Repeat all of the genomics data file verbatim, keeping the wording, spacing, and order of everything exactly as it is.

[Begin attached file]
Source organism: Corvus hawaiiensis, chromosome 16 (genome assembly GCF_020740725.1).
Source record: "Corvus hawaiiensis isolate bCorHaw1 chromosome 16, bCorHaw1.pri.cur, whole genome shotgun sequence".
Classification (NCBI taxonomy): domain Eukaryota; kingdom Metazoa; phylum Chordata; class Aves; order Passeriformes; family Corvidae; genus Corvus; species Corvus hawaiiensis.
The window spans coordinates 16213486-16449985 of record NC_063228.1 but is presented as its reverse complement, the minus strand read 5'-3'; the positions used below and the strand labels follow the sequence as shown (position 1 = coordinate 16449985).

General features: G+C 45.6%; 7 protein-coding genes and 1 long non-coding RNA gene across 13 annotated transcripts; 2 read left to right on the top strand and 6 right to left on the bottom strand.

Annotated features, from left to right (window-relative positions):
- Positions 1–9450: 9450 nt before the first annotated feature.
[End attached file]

Source organism: Corvus hawaiiensis, chromosome 16 (genome assembly GCF_020740725.1).
Source record: "Corvus hawaiiensis isolate bCorHaw1 chromosome 16, bCorHaw1.pri.cur, whole genome shotgun sequence".
Classification (NCBI taxonomy): domain Eukaryota; kingdom Metazoa; phylum Chordata; class Aves; order Passeriformes; family Corvidae; genus Corvus; species Corvus hawaiiensis.
The window spans coordinates 16213486-16449985 of record NC_063228.1 but is presented as its reverse complement, the minus strand read 5'-3'; the positions used below and the strand labels follow the sequence as shown (position 1 = coordinate 16449985).

General features: G+C 45.6%; 7 protein-coding genes and 1 long non-coding RNA gene across 13 annotated transcripts; 2 read left to right on the top strand and 6 right to left on the bottom strand.

Annotated features, from left to right (window-relative positions):
- Positions 1–9450: 9450 nt before the first annotated feature.